SIMS, ORLAND LECOMPTE
SIMS, ORLAND LECOMPTE (1881–1973). Orland LeCompte Sims, rancher, banker, and county judge, was born on September 20, 1881, in Pierce City, Missouri, the son of Dunlap E. and Ella (LeCompte) Sims, who brought him to Concho County, Texas, as a child. He was reared at Paint Rock and San Angelo, and graduated from the University of Texas in 1905 with a degree in civil engineering. He returned as a farmer and rancher to Concho County, where he later served as county commissioner, county judge (1927–35), and member of the Thirty-seventh Texas Legislature (1921). As county commissioner, Sims pioneered the use of tractors and heavy road-building equipment; he also helped form the Texas Good Roads Association. While he was a state representative, he helped draft the bill establishing the State Highway Department (now the Texas Department of Transportationqv). For many years he was vice president and director of the First State Bank in Paint Rock. Sims served as president of the Tom Green County Historical Society and the Texas Archeological Society. He wrote two books-Gun Toters I Have Known (1967), which recounts exploits of early-day outlaws and peace officers, and Cowpokes, Nesters, and So Forth (1970), which relates his observations of the way the world changed from his boyhood in Paint Rock to later times. Sims was a member of the Protestant Episcopal Church and a Mason. He married Josephine Norton of Weatherford on December 27, 1927; they had one son. Sims died on June 8, 1973, and was buried in Fairmount Cemetery, San Angelo.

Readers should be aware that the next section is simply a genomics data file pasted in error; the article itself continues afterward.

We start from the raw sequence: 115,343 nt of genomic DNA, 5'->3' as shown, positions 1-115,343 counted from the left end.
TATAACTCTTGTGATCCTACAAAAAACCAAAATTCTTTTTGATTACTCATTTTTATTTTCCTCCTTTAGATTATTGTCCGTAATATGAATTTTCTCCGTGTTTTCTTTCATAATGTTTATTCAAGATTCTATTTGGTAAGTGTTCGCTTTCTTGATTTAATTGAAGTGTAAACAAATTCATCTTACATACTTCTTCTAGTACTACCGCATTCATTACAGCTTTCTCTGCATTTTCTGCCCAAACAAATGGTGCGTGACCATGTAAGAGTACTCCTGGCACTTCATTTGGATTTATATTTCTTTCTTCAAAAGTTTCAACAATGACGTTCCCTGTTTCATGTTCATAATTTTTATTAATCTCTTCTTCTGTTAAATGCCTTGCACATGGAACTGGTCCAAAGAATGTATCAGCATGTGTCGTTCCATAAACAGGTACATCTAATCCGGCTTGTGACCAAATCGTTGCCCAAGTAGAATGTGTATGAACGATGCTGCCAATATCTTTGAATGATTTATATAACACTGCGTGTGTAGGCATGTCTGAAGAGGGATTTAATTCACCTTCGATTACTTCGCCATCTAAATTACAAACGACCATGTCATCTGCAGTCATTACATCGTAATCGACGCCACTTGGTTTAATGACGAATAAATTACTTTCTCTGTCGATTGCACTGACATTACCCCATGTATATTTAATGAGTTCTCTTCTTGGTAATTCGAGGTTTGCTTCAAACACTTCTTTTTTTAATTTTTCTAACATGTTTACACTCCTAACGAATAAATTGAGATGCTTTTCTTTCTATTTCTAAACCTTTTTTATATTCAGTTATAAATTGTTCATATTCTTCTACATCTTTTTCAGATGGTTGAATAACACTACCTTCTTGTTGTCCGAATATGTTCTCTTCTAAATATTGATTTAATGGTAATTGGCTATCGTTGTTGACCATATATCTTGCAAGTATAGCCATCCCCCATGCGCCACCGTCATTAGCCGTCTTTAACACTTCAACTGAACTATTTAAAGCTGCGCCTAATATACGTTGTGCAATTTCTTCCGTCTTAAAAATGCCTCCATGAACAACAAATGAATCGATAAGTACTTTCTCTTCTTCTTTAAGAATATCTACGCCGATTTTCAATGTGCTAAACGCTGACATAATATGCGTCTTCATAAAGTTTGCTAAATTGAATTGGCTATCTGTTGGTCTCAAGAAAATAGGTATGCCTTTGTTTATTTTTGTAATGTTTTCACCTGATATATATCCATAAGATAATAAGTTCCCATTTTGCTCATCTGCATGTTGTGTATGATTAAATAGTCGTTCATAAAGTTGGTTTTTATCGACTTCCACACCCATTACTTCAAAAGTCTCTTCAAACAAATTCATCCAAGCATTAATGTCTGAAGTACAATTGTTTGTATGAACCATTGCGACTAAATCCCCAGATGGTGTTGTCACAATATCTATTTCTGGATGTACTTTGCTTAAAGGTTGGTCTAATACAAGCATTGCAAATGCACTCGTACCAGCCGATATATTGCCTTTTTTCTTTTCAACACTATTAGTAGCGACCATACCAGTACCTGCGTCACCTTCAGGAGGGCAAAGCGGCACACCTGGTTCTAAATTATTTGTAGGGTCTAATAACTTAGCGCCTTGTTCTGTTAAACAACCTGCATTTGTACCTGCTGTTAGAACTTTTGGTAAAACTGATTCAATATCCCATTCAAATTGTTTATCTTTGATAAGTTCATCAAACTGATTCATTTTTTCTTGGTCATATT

Vertical Files, Dolph Briscoe Center for American History, University of Texas at Austin.
The following, adapted from the Chicago Manual of Style, 15th edition, is the preferred citation for this article.Joe B. Frantz, "SIMS, ORLAND LECOMPTE," Handbook of Texas Online (http://www.tshaonline.org/handbook/online/articles/fsi27), accessed November 26, 2015. Uploaded on June 15, 2010. Published by the Texas State Historical Association.
Get Texas history everyday,
with day by day
Each day's email tells a little bit more of the story of Texas and links to our collection of more than 27,000 articles